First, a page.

Been working on WynterStorm for the past hour now, implementing loading of textures. I wanted to use this entry to go over the tools I use for development. I run Mac OS X Snow Leopard as my primary OS choice, so most of my development is done in that. I don't use the XCode IDE though unless I am forced to. I prefer instead to use TextMate for writing my code, and to use make for compiling. This didn't use to be the case though; most of my work on WynterStorm used to be done in XCode. With the release of XCode 4 Developer Preview 1 though, the project files broke and I decided at that point to start the project anew, refactoring the project in order to provide myself a better framework. Thus, the current incarnation of WynterStorm was born.

Since then I have learned to somewhat tame the beast that is make into building my project, as well as training myself to use the wonderful gdb for debugging.

One of my favorite tools in Mac OS, aside from TextMate, is Apple's OpenGL Profiler. I'm curious why Microsoft doesn't offer a similar tool. At least I was never introduced to one back when I used Windows primarily. OpenGL Profiler has seriously cut down on debugging time by allowing me to view the contents of opengl data during program execution (though in a suspended state). With the recent changes made to texture loading I would like to present an example texture loaded into WynterStorm, which I have attached below.

The code used to achieve this is:
[source lang="cpp"]int main(int argc, const char* argv[])
// define the application
Shard::Application app;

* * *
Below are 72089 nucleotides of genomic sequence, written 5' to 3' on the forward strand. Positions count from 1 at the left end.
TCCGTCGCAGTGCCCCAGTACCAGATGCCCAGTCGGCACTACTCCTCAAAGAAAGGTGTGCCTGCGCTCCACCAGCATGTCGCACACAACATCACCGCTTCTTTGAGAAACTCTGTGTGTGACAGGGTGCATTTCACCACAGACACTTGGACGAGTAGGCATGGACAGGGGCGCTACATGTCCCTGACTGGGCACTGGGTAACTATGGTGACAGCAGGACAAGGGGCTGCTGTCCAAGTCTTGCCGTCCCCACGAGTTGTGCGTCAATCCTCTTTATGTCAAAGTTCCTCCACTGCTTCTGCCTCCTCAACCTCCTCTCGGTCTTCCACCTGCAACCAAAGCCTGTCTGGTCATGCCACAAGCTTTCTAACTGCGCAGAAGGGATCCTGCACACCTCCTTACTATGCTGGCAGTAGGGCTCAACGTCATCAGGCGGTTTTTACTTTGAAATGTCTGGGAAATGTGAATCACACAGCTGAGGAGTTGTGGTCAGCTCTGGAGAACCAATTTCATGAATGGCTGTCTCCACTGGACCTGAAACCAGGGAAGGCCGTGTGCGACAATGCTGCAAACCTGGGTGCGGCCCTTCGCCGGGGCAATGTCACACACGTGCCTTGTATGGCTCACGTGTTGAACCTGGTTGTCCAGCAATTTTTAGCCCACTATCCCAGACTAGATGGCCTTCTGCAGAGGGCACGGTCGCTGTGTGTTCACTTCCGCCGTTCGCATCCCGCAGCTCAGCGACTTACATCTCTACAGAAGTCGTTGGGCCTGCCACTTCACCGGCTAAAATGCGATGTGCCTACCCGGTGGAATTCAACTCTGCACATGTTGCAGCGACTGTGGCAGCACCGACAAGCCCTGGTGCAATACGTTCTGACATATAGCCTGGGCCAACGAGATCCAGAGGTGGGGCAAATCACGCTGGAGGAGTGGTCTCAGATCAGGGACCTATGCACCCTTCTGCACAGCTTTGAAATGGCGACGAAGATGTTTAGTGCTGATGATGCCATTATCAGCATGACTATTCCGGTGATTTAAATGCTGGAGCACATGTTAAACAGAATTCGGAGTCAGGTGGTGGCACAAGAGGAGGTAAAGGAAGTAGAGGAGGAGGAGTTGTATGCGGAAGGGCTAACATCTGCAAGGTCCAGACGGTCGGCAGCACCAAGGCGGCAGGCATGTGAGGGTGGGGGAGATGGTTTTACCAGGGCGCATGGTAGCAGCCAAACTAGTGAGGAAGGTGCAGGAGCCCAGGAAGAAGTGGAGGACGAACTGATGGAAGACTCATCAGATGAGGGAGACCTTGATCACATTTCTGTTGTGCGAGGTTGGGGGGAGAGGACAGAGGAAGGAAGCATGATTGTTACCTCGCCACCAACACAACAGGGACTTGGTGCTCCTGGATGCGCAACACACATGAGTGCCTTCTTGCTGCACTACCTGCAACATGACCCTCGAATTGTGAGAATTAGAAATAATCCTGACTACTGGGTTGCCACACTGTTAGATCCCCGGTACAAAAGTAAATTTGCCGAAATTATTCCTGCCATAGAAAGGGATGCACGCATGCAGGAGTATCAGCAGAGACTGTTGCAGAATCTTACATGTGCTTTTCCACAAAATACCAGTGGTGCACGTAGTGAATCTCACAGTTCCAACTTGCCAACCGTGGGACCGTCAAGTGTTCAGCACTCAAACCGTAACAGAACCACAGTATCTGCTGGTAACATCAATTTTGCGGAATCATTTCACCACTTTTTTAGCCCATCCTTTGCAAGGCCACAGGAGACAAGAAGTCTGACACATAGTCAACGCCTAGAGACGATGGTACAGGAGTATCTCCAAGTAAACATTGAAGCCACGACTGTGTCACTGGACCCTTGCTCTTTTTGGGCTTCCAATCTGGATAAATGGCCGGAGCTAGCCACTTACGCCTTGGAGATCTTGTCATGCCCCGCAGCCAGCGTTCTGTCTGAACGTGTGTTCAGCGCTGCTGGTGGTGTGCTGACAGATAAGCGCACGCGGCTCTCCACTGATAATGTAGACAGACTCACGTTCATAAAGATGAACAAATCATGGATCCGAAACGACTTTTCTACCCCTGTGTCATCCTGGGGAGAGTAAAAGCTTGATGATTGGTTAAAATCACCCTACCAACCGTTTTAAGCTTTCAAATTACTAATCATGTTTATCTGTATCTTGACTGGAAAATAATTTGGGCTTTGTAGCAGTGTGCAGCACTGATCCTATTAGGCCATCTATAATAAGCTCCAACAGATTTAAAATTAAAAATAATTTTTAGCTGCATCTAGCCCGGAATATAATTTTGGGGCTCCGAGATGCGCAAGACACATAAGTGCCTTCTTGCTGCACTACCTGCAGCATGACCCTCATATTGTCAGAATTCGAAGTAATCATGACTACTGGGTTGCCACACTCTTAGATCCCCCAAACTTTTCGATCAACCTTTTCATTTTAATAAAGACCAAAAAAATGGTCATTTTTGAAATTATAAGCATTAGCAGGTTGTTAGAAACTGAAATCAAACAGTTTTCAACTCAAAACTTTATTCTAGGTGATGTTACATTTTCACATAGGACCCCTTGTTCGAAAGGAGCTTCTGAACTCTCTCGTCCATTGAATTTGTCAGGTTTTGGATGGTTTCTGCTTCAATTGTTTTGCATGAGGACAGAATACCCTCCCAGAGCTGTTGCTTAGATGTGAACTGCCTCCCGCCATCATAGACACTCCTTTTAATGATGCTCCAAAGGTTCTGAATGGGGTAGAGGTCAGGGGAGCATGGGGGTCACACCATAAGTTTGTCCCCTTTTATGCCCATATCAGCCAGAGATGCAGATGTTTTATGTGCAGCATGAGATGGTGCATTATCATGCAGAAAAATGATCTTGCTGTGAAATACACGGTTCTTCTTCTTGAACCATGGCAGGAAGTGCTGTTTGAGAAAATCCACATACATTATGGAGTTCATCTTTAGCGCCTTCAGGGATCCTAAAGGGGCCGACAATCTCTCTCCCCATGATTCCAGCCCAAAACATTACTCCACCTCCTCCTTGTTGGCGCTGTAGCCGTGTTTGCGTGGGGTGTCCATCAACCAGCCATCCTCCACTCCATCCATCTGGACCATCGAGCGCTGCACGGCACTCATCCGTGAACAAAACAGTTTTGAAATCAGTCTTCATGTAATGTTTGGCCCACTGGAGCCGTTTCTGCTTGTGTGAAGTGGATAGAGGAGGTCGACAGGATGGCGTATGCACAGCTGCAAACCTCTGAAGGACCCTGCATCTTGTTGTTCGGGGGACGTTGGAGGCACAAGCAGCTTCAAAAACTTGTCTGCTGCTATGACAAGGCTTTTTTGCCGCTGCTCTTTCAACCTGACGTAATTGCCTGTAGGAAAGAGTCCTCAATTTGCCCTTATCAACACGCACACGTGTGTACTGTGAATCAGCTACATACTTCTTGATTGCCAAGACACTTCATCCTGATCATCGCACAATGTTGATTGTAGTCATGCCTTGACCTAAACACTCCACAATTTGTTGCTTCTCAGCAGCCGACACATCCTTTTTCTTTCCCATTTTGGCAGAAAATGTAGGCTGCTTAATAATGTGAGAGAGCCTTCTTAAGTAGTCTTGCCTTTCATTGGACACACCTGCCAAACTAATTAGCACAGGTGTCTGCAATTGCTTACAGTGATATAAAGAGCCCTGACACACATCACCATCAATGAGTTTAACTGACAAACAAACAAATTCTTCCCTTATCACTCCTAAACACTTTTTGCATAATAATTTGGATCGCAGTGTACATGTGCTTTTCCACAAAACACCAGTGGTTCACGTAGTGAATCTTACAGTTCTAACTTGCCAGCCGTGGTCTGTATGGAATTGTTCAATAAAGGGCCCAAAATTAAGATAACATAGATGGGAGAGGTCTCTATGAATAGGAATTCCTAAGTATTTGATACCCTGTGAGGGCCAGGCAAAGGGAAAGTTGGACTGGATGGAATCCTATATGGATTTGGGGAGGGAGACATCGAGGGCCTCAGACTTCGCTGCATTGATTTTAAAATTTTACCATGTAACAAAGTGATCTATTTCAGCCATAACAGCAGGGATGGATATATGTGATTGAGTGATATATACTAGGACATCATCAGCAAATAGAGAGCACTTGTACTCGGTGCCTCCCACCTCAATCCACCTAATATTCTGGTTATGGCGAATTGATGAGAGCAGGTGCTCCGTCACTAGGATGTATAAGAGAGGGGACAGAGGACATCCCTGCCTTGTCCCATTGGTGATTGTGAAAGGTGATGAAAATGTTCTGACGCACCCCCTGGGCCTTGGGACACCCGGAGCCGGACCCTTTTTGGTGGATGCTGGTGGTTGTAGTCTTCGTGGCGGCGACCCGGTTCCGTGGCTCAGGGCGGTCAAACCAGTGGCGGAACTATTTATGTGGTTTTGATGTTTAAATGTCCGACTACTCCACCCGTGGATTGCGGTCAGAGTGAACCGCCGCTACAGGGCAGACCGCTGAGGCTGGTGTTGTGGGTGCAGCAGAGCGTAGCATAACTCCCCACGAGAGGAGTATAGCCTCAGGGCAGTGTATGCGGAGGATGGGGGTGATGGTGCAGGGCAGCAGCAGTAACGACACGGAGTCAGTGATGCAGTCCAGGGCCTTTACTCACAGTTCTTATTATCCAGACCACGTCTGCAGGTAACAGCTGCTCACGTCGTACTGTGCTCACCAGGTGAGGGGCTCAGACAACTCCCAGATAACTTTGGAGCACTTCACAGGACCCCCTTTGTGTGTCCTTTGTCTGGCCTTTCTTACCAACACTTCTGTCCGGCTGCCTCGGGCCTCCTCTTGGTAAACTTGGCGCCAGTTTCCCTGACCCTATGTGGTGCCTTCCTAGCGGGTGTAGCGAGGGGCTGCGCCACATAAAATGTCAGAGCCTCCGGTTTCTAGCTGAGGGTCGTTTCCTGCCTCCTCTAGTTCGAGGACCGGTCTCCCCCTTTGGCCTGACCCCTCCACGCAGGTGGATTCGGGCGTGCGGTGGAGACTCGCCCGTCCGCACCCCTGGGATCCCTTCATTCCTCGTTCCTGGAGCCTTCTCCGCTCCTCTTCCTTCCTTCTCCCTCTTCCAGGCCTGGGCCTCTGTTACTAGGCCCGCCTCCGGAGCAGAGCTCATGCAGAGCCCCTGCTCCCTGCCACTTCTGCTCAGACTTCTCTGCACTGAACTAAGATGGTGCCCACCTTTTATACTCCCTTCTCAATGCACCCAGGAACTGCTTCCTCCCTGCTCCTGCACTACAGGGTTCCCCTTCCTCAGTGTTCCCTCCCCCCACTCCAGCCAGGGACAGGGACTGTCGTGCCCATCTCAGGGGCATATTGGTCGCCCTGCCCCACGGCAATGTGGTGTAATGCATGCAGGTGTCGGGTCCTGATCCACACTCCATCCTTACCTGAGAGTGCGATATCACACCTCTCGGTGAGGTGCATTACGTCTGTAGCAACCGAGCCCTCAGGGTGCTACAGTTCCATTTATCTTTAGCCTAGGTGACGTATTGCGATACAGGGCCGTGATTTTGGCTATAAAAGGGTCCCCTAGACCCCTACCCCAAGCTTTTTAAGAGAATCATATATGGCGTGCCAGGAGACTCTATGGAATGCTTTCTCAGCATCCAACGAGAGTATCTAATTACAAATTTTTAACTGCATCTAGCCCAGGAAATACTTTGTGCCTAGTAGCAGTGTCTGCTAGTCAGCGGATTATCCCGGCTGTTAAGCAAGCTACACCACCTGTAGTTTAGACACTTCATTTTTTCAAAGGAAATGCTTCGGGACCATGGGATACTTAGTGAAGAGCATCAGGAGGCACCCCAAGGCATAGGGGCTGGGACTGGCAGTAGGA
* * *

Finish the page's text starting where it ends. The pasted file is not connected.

// create a new graphics device using OpenGL
Shade::GraphicsDevice* graphicsDevice = new Shade::OpenGLGraphicsDevice();

// define a new window using SDL
Shard::Window* window = new Shard::SDLWindow();

// create the window with dimensions [320,240]
window->create(320,240, graphicsDevice);

// create a new texture of dimensions [48,48]
Shade::ResourceHandle texture = graphicsDevice->textureCreate(48,48);

// load texture from file. Texture creation and file loading was
// purposefully designed as being two steps to keep graphics
// functions limited in the number of actual tasks performed.
// Any arguments against this decision?
graphicsDevice->textureLoadFromFile(texture, "build/spectrum-prism.png");

// set the window's 'title' property. This makes use of Trefall's
// property system, the Shard::Window class being a
// descendant of Trefall::PropertyContainer. This allows the
// engine to automatically update the window's title when this
// property is changed.
window->title = "Some Title";

// app.shouldQuit is also a property, though currently doesn't
// make use of any special callbacks.
while (app.shouldQuit != true)

// this function is defined earlier in main.cpp, but will
// later be a part of WynterStorm's core libraries. It's main
// purpose is to poll the event loop and push events to
// the rest of the engine.
return 0;

In my next entry I would like to discuss the engine's layout in order to get feedback and determine any flaws in my current design.

Sign in to follow this  
Followers 0


There are no comments to display.

Create an account or sign in to comment

You need to be a member in order to leave a comment

Create an account

Sign up for a new account in our community. It's easy!

Register a new account

Sign in

Already have an account? Sign in here.

Sign In Now